Dave Buck has spent over 30 years of organizational and time management skills as an entrepreneur. He helps seasoned professionals 50 years and older find clarity around their career mindset, time management, retirement mindset, financial mindset, anticipated lifestyle, and personal activities so they can set up a meaningful and consequential lifestyle when their career becomes less important.

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Mark: We will discuss a fascinating topic on the show today because Dave specializes in time management after retirement. I never thought about this because I don’t want to retire. But a lot of people feel, “Okay, I retired. Now what?”

Dave Buck: Retirement for me will be very different than the traditional retirement, as I know it will be for you. The first thing I want to tell people to do is to think of this more, not as retirement, but post-career. And that post-career doesn’t mean that you have to stop working. But it’s about bringing the maximum amount of flexibility that you can. You may be as busy as ever.

Mark: What’s interesting is my father retired at age 55. My mom was 51 at the time. But they had a plan. When they retired, they sold their house, bought a fifth-wheel RV, and traveled the country. They did not call it post-career time management, but they had a plan. While they were still young, they wanted to travel around the country. My parents were pretty smart.

Dave: Gosh, your parents were ahead of the curve, Mark. Good for them. There is a study that has been done by the National Institutes of Health that says less than 20% of people have any type of plan headed into retirement. And they retire cold turkey. 

The natural reaction of people is to say, “Well, I’ve got more time, I’ll figure it out when I’m in retirement”. And I’m going to tell you that’s the wrong approach. You need to figure it out before you’re in retirement because otherwise, you can get into retirement and get into a black hole quickly from how you feel mentally, physically, and even spiritually. And so, having a plan beforehand helps you identify how to maximize what to do with all this extra time.

Mark: My dad, 82, is so busy these days. He’s always tinkering around the house and working on projects. My dad is not the type of person who can sit in a rocking chair or watch TV all day. My father is very active for someone his age even though he has the physical issues people get as they age, but he tries to stay busy because he says, “The older I get, the less I’m going to be able to do.” (Note: Mark’s father passed away suddenly three days before the release of this episode.)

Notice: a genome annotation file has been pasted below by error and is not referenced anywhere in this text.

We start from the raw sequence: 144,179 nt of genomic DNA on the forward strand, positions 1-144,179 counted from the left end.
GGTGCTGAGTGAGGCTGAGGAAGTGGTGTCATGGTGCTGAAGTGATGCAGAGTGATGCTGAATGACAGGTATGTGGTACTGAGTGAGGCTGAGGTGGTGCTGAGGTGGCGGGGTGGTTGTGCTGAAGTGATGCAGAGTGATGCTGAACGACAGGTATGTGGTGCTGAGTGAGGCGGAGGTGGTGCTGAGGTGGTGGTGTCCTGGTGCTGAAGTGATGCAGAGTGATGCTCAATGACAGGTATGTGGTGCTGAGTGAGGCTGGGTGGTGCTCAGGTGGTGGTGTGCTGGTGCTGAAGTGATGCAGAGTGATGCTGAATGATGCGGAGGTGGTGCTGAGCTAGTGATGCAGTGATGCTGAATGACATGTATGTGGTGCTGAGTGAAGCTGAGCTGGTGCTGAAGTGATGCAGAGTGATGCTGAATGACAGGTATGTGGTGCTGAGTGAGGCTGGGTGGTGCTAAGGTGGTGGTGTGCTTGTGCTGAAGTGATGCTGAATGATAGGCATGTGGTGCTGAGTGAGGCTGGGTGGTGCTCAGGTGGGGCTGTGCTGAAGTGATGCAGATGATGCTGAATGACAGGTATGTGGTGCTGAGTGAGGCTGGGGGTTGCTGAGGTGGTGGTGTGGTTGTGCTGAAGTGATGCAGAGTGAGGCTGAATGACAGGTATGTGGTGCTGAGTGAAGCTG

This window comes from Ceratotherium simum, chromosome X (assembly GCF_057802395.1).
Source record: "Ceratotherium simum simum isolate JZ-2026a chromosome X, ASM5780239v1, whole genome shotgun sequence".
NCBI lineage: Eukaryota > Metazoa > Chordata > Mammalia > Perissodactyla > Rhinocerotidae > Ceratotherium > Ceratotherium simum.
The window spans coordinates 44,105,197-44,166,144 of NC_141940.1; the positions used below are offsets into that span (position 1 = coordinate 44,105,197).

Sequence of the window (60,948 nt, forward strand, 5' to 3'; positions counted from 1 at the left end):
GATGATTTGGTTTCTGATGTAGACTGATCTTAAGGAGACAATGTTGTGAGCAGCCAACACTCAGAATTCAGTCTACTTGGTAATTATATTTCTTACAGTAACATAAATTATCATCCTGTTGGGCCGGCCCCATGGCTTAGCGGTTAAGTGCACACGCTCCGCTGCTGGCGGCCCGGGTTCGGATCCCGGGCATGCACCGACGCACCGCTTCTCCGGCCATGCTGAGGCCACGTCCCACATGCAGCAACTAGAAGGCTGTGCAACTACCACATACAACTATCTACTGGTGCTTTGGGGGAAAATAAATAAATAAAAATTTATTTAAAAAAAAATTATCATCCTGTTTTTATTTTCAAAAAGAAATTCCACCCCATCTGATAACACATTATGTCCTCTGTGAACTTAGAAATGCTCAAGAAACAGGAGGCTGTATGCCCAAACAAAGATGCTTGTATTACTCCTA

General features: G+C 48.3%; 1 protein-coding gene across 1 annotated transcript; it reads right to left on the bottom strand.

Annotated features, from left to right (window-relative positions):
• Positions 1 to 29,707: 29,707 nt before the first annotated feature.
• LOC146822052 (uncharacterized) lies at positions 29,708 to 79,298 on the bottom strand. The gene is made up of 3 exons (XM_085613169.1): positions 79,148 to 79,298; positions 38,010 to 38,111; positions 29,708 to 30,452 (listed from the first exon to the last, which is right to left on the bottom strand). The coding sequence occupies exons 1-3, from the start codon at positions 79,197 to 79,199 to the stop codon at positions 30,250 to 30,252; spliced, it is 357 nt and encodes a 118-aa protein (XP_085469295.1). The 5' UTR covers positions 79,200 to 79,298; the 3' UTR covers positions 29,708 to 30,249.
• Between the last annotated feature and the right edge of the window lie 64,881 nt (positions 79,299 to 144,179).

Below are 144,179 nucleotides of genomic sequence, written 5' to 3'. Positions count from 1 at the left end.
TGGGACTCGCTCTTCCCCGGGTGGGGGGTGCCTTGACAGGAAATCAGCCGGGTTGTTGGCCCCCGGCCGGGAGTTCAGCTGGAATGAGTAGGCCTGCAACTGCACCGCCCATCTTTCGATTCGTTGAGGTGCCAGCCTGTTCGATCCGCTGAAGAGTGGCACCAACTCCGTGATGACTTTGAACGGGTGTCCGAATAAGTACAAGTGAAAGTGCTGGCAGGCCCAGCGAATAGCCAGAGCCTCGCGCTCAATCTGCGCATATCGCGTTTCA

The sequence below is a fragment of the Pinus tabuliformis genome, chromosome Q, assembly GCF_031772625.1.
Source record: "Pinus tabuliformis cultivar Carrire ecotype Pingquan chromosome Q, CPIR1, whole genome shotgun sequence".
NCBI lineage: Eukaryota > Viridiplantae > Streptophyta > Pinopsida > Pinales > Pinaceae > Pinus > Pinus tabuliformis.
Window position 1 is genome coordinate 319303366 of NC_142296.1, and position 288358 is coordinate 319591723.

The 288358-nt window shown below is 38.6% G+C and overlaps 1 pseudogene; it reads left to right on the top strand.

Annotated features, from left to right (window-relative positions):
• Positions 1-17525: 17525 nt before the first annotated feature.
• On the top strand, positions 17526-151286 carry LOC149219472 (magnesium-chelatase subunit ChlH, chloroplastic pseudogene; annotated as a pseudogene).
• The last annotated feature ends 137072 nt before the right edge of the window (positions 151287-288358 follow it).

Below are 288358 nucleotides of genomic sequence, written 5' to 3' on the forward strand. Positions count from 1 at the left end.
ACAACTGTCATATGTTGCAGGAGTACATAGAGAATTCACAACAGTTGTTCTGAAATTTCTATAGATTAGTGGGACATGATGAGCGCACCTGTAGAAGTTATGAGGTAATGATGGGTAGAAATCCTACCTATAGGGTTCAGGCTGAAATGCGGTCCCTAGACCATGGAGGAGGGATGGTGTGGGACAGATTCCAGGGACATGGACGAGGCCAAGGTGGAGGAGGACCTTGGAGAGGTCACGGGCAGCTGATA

Dave: Well, you just mapped out part of my teaching strategy. I love that your father has embraced this and is ahead of the curve again. Because one of the surprises that I try to work with people is to point out that as they develop their post-career lifestyle strategy, I ask the questions, once they get developed and start liking it, the couples get excited over what they’re developing. I come back and say, Why wait? What’s keeping you from starting now? Finances could be part of that, obviously. But are there elements of your plan that you have established that you can start implementing now? Because you’re right, we don’t know. Tomorrow or today could be our last day.

Mark: I plan on living to age 110. We have so much knowledge today to take better care of ourselves. We’re living longer. But you may not want to work past 65 or 70. Let’s say you live to 100. What are you going to do with those 30 years?

Dave: And that’s a great question everyone should ask themselves. 

In the United States, men and women included, the average lifespan today is about 78 years. However, if you live any type of healthy lifestyle, that can jump into the mid to late 80s very quickly. That aspect of taking care of yourself can add that much time. 

If you live, Mark, in your case, and I hope no one laughed when you said you wanted to live to 110 because I agree with you that our life expectancies are going to increase just between people being more aware of taking care of themselves with just the technology that’s out there. Plus, the amazing things that are going to be available to us. 

If you spend well over 30% of your life in retirement, or post-career, something where you have more flexibility than just having to work, what will that mean for your life, the things you can do? And so that’s where I try to encourage my clients to think differently on flexibility versus a hard stop that says, “On my 60th or 65th birthday, I’m out of here. I’m dropping the mic and going out the door walking into the sunset, while everyone cries that I’m leaving”. Most people aren’t going to get that. But then you have another 25 to 30% of your life to figure out. Why wouldn’t you plan for that?